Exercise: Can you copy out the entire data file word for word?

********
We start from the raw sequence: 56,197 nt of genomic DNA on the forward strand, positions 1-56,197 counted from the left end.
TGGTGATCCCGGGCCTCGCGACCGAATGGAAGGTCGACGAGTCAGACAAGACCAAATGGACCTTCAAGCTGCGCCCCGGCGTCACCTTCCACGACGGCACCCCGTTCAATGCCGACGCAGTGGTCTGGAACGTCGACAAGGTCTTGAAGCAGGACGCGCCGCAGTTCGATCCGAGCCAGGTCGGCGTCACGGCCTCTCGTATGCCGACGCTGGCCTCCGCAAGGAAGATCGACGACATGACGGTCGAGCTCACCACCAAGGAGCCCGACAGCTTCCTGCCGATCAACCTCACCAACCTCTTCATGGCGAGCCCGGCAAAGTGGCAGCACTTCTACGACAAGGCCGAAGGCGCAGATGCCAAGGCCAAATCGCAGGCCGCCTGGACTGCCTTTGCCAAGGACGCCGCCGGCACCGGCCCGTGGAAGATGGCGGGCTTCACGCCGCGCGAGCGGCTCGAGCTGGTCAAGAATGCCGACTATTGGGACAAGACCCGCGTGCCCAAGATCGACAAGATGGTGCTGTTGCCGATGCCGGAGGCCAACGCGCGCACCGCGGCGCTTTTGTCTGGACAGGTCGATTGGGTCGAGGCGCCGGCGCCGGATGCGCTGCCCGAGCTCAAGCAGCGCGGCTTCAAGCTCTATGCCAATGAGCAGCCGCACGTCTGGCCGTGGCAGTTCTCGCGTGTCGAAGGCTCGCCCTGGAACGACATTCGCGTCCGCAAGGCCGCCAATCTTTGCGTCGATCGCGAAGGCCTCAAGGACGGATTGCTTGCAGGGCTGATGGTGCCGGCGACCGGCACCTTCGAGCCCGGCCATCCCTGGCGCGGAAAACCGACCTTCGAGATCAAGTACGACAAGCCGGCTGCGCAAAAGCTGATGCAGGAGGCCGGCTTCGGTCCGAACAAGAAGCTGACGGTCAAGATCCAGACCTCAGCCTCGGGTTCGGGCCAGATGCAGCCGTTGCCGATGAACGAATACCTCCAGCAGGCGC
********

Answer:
We start from the raw sequence: 56,197 nt of genomic DNA on the forward strand, positions 1-56,197 counted from the left end.
TGGTGATCCCGGGCCTCGCGACCGAATGGAAGGTCGACGAGTCAGACAAGACCAAATGGACCTTCAAGCTGCGCCCCGGCGTCACCTTCCACGACGGCACCCCGTTCAATGCCGACGCAGTGGTCTGGAACGTCGACAAGGTCTTGAAGCAGGACGCGCCGCAGTTCGATCCGAGCCAGGTCGGCGTCACGGCCTCTCGTATGCCGACGCTGGCCTCCGCAAGGAAGATCGACGACATGACGGTCGAGCTCACCACCAAGGAGCCCGACAGCTTCCTGCCGATCAACCTCACCAACCTCTTCATGGCGAGCCCGGCAAAGTGGCAGCACTTCTACGACAAGGCCGAAGGCGCAGATGCCAAGGCCAAATCGCAGGCCGCCTGGACTGCCTTTGCCAAGGACGCCGCCGGCACCGGCCCGTGGAAGATGGCGGGCTTCACGCCGCGCGAGCGGCTCGAGCTGGTCAAGAATGCCGACTATTGGGACAAGACCCGCGTGCCCAAGATCGACAAGATGGTGCTGTTGCCGATGCCGGAGGCCAACGCGCGCACCGCGGCGCTTTTGTCTGGACAGGTCGATTGGGTCGAGGCGCCGGCGCCGGATGCGCTGCCCGAGCTCAAGCAGCGCGGCTTCAAGCTCTATGCCAATGAGCAGCCGCACGTCTGGCCGTGGCAGTTCTCGCGTGTCGAAGGCTCGCCCTGGAACGACATTCGCGTCCGCAAGGCCGCCAATCTTTGCGTCGATCGCGAAGGCCTCAAGGACGGATTGCTTGCAGGGCTGATGGTGCCGGCGACCGGCACCTTCGAGCCCGGCCATCCCTGGCGCGGAAAACCGACCTTCGAGATCAAGTACGACAAGCCGGCTGCGCAAAAGCTGATGCAGGAGGCCGGCTTCGGTCCGAACAAGAAGCTGACGGTCAAGATCCAGACCTCAGCCTCGGGTTCGGGCCAGATGCAGCCGTTGCCGATGAACGAATACCTCCAGCAGGCGC